Journal of Child and Family Studies

, Volume 26, Issue 5, pp 1409–1421 | Cite as

The Timing and Intensity of Maternal Employment in Early Childhood: Implications for Canadian Children

  • Teresa Katherine LightbodyEmail author
  • Deanna Lynn Williamson
Original Paper


This study focused on the associations between timing and intensity of maternal employment in early childhood and the developmental outcomes of young Canadian children. We conducted a secondary analysis of data from the Canadian National Longitudinal Survey of Children and Youth using multiple linear regression. We tested the associations between mothers’ employment in the first four years of children’s lives and motor and social development of zero to 4-year-old-children and receptive language of 4 and 5-year-old-children. We also examined the association between working more than 20 h a week during the first 2 years of children’s lives and children’s outcomes. We found that mothers who returned to work when their children were between 0 and 4 years old had enhanced motor and social development in comparison to children of mothers who did not work during this time. Additionally, findings showed that relative to children of mothers who worked 20 h or less a week in the first 2 years of their children’s lives, in particular between 12 and 17 months, children of mothers who worked more than 20 h had lower receptive language scores at 4 and 5 years of age. These findings have implications for maternity and parental leave policy in Canada.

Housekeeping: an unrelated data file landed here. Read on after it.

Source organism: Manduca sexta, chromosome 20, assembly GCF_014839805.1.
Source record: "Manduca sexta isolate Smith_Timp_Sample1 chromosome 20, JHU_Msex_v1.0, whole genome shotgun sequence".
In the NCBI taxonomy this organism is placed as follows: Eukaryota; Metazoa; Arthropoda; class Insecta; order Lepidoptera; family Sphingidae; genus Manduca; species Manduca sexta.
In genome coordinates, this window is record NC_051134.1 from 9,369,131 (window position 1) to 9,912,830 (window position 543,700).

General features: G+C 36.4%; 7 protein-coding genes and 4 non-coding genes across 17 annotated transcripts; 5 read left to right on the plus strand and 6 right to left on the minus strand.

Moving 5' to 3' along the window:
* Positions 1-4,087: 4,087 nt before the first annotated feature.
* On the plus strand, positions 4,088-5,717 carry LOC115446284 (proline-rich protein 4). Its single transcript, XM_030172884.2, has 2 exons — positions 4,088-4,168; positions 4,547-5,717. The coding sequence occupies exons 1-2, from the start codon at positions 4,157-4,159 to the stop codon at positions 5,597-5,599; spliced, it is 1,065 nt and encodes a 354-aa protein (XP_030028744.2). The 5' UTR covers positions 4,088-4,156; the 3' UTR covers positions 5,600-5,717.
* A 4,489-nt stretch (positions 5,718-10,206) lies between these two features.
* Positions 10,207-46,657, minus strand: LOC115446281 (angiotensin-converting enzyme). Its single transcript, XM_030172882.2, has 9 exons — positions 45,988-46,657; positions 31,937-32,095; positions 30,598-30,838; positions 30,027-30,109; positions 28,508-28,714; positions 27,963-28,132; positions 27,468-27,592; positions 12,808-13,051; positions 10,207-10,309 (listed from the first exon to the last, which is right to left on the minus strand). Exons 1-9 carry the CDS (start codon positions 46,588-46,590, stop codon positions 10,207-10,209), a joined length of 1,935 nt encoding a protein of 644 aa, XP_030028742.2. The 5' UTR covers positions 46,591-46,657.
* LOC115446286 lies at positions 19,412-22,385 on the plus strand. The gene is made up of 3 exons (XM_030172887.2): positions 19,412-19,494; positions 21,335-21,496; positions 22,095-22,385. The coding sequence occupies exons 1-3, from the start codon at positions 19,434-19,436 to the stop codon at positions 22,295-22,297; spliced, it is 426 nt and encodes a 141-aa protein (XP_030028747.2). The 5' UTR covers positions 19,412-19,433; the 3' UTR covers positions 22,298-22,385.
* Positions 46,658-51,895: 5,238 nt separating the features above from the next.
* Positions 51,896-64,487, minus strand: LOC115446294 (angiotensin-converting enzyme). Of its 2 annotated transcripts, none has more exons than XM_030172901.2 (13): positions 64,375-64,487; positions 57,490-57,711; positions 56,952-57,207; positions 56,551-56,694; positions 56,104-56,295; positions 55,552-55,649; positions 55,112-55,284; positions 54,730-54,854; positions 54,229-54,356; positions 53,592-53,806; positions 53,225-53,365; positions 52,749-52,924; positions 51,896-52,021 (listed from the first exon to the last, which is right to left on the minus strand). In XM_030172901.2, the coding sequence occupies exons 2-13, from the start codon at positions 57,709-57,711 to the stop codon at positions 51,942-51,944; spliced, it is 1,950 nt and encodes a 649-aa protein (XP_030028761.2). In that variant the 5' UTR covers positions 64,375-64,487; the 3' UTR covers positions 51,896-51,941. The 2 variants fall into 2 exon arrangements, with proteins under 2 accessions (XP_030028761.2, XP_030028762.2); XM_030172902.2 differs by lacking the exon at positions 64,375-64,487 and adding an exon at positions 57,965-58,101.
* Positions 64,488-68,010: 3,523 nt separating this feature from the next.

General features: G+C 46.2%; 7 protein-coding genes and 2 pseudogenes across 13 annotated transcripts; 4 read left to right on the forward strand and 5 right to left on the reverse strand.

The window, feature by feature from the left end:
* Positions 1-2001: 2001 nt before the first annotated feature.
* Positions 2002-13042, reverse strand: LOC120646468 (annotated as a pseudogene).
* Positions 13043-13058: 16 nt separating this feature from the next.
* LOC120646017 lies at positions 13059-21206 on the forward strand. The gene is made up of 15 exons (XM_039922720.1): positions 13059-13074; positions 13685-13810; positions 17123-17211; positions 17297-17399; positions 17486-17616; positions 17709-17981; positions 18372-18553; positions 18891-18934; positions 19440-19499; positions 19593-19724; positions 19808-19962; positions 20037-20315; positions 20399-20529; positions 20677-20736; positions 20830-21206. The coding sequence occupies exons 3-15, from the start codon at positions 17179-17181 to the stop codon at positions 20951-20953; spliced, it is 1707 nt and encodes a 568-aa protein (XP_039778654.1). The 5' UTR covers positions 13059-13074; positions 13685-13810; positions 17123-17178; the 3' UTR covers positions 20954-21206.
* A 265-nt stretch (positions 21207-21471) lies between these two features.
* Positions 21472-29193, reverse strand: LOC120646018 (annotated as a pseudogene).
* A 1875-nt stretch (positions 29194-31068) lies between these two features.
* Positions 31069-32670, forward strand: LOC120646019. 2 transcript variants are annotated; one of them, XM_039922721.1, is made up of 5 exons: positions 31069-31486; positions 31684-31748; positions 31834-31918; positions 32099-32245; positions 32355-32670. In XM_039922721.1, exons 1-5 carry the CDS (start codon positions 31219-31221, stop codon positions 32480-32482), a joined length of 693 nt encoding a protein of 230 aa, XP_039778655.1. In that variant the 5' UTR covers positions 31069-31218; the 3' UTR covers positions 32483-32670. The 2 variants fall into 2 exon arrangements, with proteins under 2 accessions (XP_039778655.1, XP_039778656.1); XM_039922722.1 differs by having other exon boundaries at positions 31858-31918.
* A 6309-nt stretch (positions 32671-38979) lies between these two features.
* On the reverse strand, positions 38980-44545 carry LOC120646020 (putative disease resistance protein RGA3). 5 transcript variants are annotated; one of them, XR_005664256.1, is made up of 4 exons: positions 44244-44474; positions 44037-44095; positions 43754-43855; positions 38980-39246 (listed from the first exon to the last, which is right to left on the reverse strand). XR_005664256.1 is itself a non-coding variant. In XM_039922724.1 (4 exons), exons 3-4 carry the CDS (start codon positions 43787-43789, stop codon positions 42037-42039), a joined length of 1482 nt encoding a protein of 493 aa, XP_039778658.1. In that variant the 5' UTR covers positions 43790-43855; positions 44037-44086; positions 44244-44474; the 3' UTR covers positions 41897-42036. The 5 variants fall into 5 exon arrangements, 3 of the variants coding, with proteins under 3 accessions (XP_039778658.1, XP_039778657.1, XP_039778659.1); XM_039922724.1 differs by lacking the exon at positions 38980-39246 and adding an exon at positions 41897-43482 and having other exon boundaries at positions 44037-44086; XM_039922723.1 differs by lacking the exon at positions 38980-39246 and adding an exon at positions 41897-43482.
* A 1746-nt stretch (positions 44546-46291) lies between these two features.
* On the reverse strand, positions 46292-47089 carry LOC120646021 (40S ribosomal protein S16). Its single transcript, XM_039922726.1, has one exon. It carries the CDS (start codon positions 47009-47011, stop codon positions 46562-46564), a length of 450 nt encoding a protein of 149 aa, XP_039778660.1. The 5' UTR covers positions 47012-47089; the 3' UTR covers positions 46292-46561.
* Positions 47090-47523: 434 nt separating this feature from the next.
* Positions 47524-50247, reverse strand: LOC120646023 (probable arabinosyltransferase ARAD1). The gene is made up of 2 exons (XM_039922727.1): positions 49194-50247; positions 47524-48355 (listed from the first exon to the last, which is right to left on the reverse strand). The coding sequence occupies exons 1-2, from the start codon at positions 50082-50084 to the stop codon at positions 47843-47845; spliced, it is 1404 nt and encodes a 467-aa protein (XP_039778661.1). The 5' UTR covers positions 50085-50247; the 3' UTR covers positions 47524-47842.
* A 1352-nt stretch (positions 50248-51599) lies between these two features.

Maternal employment Hours worked Motor and social development Receptive vocabulary Maternity/parental leave 



This research was supported by funds to the Canadian Research Data Centre Network (CRDCN) from the Social Science and Humanities research Council (SSHRC), the Canadian Institute for Health Research (CIHR), the Canadian Foundation for Innovation (CFI) and Statistics Canada. Although the research and analysis are based on data from Statistics Canada, the opinions expressed do not represent the views of Statistics Canada or the Canadian Research Data Centre Network (CRDCN).

Compliance with Ethical Standards

Conflict of Interest

The authors declare that they have no competing interest.

Ethical approval

All procedures performed in studies involving human participants were in accordance with the ethical standards of the institutional and/or national research committee and with the 1964 Helsinki declaration and its later amendments or comparable ethical standards.

Informed consent

Informed consent was obtained from all individual participants included in the study.

Supplementary material

10826_2017_668_MOESM1_ESM.docx (21 kb)
Supplementary Material


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Copyright information

© Springer Science+Business Media New York 2017

Authors and Affiliations

  1. 1.Children, Youth and Families—Addiction and Mental HealthEdmontonCanada
  2. 2.Department of Human Ecology, University of AlbertaEdmontonCanada

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